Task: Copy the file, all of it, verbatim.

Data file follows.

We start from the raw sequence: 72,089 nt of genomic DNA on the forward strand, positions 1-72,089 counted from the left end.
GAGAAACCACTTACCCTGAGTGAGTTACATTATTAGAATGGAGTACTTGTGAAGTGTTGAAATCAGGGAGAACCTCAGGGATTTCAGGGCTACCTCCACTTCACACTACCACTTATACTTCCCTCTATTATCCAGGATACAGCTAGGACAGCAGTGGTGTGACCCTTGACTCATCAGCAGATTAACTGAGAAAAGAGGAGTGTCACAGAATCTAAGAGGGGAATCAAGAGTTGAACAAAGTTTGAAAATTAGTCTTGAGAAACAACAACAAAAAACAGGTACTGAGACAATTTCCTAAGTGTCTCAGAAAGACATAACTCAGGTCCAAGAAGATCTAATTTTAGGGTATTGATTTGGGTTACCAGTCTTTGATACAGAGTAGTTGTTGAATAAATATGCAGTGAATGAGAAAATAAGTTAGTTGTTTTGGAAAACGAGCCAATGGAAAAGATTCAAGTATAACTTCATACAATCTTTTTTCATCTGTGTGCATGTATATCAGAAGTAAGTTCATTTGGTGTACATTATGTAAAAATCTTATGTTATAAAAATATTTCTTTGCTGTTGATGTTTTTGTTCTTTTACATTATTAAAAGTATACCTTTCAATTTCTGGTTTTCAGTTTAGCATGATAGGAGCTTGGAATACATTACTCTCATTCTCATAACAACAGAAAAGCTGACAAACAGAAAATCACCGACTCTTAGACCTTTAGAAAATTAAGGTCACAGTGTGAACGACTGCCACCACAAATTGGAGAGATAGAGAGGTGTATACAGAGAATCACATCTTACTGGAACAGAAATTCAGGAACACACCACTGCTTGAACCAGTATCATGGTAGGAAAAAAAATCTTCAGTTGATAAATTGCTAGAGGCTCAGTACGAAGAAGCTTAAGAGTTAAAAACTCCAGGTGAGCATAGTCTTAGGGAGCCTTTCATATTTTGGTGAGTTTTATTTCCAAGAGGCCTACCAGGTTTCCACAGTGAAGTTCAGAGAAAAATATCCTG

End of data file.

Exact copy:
We start from the raw sequence: 72,089 nt of genomic DNA on the forward strand, positions 1-72,089 counted from the left end.
GAGAAACCACTTACCCTGAGTGAGTTACATTATTAGAATGGAGTACTTGTGAAGTGTTGAAATCAGGGAGAACCTCAGGGATTTCAGGGCTACCTCCACTTCACACTACCACTTATACTTCCCTCTATTATCCAGGATACAGCTAGGACAGCAGTGGTGTGACCCTTGACTCATCAGCAGATTAACTGAGAAAAGAGGAGTGTCACAGAATCTAAGAGGGGAATCAAGAGTTGAACAAAGTTTGAAAATTAGTCTTGAGAAACAACAACAAAAAACAGGTACTGAGACAATTTCCTAAGTGTCTCAGAAAGACATAACTCAGGTCCAAGAAGATCTAATTTTAGGGTATTGATTTGGGTTACCAGTCTTTGATACAGAGTAGTTGTTGAATAAATATGCAGTGAATGAGAAAATAAGTTAGTTGTTTTGGAAAACGAGCCAATGGAAAAGATTCAAGTATAACTTCATACAATCTTTTTTCATCTGTGTGCATGTATATCAGAAGTAAGTTCATTTGGTGTACATTATGTAAAAATCTTATGTTATAAAAATATTTCTTTGCTGTTGATGTTTTTGTTCTTTTACATTATTAAAAGTATACCTTTCAATTTCTGGTTTTCAGTTTAGCATGATAGGAGCTTGGAATACATTACTCTCATTCTCATAACAACAGAAAAGCTGACAAACAGAAAATCACCGACTCTTAGACCTTTAGAAAATTAAGGTCACAGTGTGAACGACTGCCACCACAAATTGGAGAGATAGAGAGGTGTATACAGAGAATCACATCTTACTGGAACAGAAATTCAGGAACACACCACTGCTTGAACCAGTATCATGGTAGGAAAAAAAATCTTCAGTTGATAAATTGCTAGAGGCTCAGTACGAAGAAGCTTAAGAGTTAAAAACTCCAGGTGAGCATAGTCTTAGGGAGCCTTTCATATTTTGGTGAGTTTTATTTCCAAGAGGCCTACCAGGTTTCCACAGTGAAGTTCAGAGAAAAATATCCTG